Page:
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Study about 9-€-Ticket


A new study about the 9-Euro-Ticket published by Katrin Auspurg, Christiane Bozoyan, Claudia Schmiedeberg, Fabian Thiel und colleagues shows:

Financial relief for people with low incomes and shifts to more environmentally friendly public transport - but only where connections by bus and rail are considered to be sufficiently good.

Main results of our Germany-wide online survey in July 2022: Individuals from low-income backgrounds in particular owned the 9-Euro-Ticket, while at the same time the perceived poor quality of public transport in rural areas limited its usage. According to respondents’ self-reports, public transport substituted approximately 7% of their car rides to work when the ticket was in effect. Detailed results on the conditions for those shifts and further study findings can be found here.


Mean shares of 9-Euro-Ticket holders by group (point estimators and 95% confidence intervals) and in total (dashed reference line). The left panel shows shares across different quartiles of income (“Einkommensgruppe”), while the right panel shows shares for people residing in different regions, ranked by size from large cities (“Großstadt”) to very rural areas (“Land”). Bars above (below) the dashed line indicate above- (below-) average ownerhsip in a group, while the 95% confidence intervals indicate whether groups differ significantly from the overall mean. N = 1347 respondents.

In the summer of 2022, the 9-Euro Ticket attracted a great deal of attention: For three months, public transport could be used almost free of charge throughout Germany. With this measure, the German government reacted to price increases during the "gas crisis" and at the same time aimed at boosting public transport, which had not yet recovered from the slump in passenger numbers in the COVID-19 pandemic.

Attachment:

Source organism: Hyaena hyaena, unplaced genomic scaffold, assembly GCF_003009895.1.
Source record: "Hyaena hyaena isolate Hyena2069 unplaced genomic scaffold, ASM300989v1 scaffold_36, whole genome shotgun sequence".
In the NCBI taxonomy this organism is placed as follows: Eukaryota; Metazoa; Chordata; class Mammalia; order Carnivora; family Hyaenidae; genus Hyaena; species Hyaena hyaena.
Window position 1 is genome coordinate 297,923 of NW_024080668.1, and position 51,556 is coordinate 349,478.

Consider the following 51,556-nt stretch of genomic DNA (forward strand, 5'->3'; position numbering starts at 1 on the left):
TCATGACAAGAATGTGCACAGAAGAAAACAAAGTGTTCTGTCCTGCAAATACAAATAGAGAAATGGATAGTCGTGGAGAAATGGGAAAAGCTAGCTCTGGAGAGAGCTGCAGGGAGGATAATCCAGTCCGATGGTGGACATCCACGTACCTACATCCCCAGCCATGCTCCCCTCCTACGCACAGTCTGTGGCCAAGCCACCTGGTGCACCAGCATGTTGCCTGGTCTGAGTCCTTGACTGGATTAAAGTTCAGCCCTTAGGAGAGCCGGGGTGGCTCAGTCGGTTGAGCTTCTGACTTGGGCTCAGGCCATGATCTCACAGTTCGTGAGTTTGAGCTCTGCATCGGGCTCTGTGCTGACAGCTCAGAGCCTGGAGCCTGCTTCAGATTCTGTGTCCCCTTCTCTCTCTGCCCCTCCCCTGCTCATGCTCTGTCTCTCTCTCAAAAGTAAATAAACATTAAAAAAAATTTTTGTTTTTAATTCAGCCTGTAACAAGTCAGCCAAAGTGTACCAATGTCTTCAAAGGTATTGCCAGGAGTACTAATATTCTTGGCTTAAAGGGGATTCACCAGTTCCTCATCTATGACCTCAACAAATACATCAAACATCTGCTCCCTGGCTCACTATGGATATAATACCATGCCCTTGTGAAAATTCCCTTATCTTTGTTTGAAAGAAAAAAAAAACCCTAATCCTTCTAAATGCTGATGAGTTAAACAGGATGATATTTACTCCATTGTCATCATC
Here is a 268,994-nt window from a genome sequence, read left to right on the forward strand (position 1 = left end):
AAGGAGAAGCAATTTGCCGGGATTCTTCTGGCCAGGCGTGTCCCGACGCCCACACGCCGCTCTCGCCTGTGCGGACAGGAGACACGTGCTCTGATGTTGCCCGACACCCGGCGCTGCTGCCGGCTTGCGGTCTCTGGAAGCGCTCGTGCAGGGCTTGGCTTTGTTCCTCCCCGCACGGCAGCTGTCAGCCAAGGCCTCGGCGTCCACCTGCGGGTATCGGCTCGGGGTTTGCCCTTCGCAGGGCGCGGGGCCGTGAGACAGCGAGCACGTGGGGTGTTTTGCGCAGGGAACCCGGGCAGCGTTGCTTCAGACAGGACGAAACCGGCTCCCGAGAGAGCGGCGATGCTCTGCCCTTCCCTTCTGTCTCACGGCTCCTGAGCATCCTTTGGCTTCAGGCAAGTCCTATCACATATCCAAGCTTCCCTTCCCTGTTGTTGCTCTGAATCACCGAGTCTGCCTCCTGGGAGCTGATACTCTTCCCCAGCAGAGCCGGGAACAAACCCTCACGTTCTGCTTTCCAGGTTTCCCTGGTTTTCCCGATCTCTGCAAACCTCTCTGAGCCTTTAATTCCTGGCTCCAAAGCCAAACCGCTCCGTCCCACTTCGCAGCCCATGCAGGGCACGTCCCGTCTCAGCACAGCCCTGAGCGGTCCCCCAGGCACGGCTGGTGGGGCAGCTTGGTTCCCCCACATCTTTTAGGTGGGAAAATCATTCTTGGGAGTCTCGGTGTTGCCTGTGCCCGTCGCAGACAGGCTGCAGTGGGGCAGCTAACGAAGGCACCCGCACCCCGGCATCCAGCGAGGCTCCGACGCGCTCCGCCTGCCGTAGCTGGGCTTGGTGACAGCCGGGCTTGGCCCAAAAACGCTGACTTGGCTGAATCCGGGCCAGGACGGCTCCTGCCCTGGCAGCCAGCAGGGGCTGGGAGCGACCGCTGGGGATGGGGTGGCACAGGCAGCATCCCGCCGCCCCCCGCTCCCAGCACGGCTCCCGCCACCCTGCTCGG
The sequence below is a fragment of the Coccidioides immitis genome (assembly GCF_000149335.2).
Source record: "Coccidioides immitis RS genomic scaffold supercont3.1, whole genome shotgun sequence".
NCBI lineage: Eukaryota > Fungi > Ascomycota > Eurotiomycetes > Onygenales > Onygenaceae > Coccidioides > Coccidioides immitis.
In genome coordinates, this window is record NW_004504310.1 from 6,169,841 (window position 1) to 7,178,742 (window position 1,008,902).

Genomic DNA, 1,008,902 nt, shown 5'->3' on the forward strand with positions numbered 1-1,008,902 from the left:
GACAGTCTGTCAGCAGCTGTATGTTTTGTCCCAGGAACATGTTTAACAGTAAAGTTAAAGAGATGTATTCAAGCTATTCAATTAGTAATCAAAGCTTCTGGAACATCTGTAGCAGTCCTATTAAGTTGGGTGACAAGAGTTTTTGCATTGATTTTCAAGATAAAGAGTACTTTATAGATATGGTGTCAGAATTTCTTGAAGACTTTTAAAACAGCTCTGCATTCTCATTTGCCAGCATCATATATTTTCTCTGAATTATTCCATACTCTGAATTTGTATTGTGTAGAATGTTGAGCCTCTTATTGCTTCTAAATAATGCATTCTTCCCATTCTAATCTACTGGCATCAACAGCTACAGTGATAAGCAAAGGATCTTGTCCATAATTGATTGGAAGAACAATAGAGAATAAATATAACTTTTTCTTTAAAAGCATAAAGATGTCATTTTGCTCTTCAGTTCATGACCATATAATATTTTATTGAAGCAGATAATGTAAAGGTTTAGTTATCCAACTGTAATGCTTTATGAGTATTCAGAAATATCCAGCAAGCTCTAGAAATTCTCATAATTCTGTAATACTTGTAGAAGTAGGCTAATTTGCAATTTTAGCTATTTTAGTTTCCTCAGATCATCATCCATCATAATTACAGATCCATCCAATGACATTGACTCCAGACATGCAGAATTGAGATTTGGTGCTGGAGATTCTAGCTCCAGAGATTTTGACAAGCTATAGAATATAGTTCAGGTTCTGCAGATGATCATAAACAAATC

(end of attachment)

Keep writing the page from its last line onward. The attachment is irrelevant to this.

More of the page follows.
To evaluate the effectiveness of the ticket, it is necessary to understand which population groups benefitted most from the low fares and how the ticket was used. LMU researchers Prof. Dr. Katrin Auspurg, Dr. Christiane Bozoyan, Dr. Claudia Schmiedeberg, and Dr. Fabian Thiel, therefore conducted an online survey on the usage of the 9-Euro-Ticket in July 2022. [Together with Prof. Dr. Henning Best (RPTU Kaiserslautern-Landau) und Prof. Dr. Andreas Diekmann (ETH Zürich and Universität Leipzig).] They surveyed around 1300 people (a cross-section of the German population aged 18-70, recruited by an online-access panel) to find out whether they had bought the 9-Euro-Ticket in June or received it through a public transport subscription (such as a Job-Ticket), how they used the ticket, and whether they commuted to work using the ticket.
The results show clear differences between population groups: Individuals in low-income households owned the ticket particularly often, both by purchase and through a subscription; thus, the intended financial relief was achieved. At the same time, there were clear differences between urban and rural areas, as the ticket was used significantly less in rural areas, especially when public transport connections were considered to be poor.

Both dimensions are also relevant for differences in commuting behavior: Individuals with low incomes used the 9-Euro-Ticket more frequently to commute by public transport instead of by car. Regardless, commuters in rural areas were less likely to switch from car use to public transportation. Overall, respondents’ car use for commuting trips decreased by almost 7 percentage points in June 2022 as compared to the previous month, meaning that a substantial proportion of car trips to work were replaced by public transport during the validity period of the 9-Euro-Ticket.
In summary, the results imply that low public transport costs can motivate a significant proportion of the population to switch to more environmentally friendly public transport – but only if public transport connections are considered to be sufficiently good. The study clearly shows that it is not the different population composition in rural areas but the perceived lower quality of public transport which limits usage, even at very low fares.

The full publication in the Kölner Zeitschrift für Soziologie und Sozialpsychologie (in German only, sorry) is available here.